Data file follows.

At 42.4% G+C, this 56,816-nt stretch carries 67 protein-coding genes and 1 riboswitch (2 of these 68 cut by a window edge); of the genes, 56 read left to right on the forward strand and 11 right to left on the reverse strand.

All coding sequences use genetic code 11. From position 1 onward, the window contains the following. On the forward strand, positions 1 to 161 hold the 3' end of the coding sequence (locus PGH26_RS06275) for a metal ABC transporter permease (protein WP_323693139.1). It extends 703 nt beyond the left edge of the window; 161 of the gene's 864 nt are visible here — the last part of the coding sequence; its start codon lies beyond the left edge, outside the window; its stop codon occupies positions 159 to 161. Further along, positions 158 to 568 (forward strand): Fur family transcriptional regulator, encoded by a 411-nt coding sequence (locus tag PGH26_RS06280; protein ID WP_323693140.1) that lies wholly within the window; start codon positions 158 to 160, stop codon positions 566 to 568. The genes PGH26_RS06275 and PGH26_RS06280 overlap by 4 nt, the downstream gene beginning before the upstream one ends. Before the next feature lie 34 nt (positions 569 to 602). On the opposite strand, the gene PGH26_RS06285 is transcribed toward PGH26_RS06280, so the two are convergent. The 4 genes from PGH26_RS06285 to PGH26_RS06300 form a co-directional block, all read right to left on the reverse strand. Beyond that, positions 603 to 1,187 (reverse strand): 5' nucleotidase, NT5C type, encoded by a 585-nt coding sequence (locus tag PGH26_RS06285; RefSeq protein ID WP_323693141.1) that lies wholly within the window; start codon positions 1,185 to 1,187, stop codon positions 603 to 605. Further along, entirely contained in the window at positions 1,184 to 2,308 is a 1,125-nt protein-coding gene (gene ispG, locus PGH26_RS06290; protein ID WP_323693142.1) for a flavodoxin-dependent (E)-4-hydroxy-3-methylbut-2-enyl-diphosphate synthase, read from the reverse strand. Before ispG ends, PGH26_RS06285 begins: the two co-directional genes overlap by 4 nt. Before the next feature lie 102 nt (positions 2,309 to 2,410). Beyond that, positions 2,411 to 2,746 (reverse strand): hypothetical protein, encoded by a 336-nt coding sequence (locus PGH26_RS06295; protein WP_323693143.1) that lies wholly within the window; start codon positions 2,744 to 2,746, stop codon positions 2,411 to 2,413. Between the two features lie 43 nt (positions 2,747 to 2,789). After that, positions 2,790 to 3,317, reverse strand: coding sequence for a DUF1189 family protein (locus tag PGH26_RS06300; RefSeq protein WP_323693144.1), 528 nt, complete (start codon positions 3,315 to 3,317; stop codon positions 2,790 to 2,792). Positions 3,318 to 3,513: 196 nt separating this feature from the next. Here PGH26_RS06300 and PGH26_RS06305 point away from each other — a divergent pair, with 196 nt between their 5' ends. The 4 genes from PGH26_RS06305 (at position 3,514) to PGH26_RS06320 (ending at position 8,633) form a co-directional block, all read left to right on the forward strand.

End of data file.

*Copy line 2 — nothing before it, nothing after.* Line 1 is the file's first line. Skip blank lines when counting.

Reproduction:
All coding sequences use genetic code 11. From position 1 onward, the window contains the following. On the forward strand, positions 1 to 161 hold the 3' end of the coding sequence (locus PGH26_RS06275) for a metal ABC transporter permease (protein WP_323693139.1). It extends 703 nt beyond the left edge of the window; 161 of the gene's 864 nt are visible here — the last part of the coding sequence; its start codon lies beyond the left edge, outside the window; its stop codon occupies positions 159 to 161. Further along, positions 158 to 568 (forward strand): Fur family transcriptional regulator, encoded by a 411-nt coding sequence (locus tag PGH26_RS06280; protein ID WP_323693140.1) that lies wholly within the window; start codon positions 158 to 160, stop codon positions 566 to 568. The genes PGH26_RS06275 and PGH26_RS06280 overlap by 4 nt, the downstream gene beginning before the upstream one ends. Before the next feature lie 34 nt (positions 569 to 602). On the opposite strand, the gene PGH26_RS06285 is transcribed toward PGH26_RS06280, so the two are convergent. The 4 genes from PGH26_RS06285 to PGH26_RS06300 form a co-directional block, all read right to left on the reverse strand. Beyond that, positions 603 to 1,187 (reverse strand): 5' nucleotidase, NT5C type, encoded by a 585-nt coding sequence (locus tag PGH26_RS06285; RefSeq protein ID WP_323693141.1) that lies wholly within the window; start codon positions 1,185 to 1,187, stop codon positions 603 to 605. Further along, entirely contained in the window at positions 1,184 to 2,308 is a 1,125-nt protein-coding gene (gene ispG, locus PGH26_RS06290; protein ID WP_323693142.1) for a flavodoxin-dependent (E)-4-hydroxy-3-methylbut-2-enyl-diphosphate synthase, read from the reverse strand. Before ispG ends, PGH26_RS06285 begins: the two co-directional genes overlap by 4 nt. Before the next feature lie 102 nt (positions 2,309 to 2,410). Beyond that, positions 2,411 to 2,746 (reverse strand): hypothetical protein, encoded by a 336-nt coding sequence (locus PGH26_RS06295; protein WP_323693143.1) that lies wholly within the window; start codon positions 2,744 to 2,746, stop codon positions 2,411 to 2,413. Between the two features lie 43 nt (positions 2,747 to 2,789). After that, positions 2,790 to 3,317, reverse strand: coding sequence for a DUF1189 family protein (locus tag PGH26_RS06300; RefSeq protein WP_323693144.1), 528 nt, complete (start codon positions 3,315 to 3,317; stop codon positions 2,790 to 2,792). Positions 3,318 to 3,513: 196 nt separating this feature from the next. Here PGH26_RS06300 and PGH26_RS06305 point away from each other — a divergent pair, with 196 nt between their 5' ends. The 4 genes from PGH26_RS06305 (at position 3,514) to PGH26_RS06320 (ending at position 8,633) form a co-directional block, all read left to right on the forward strand.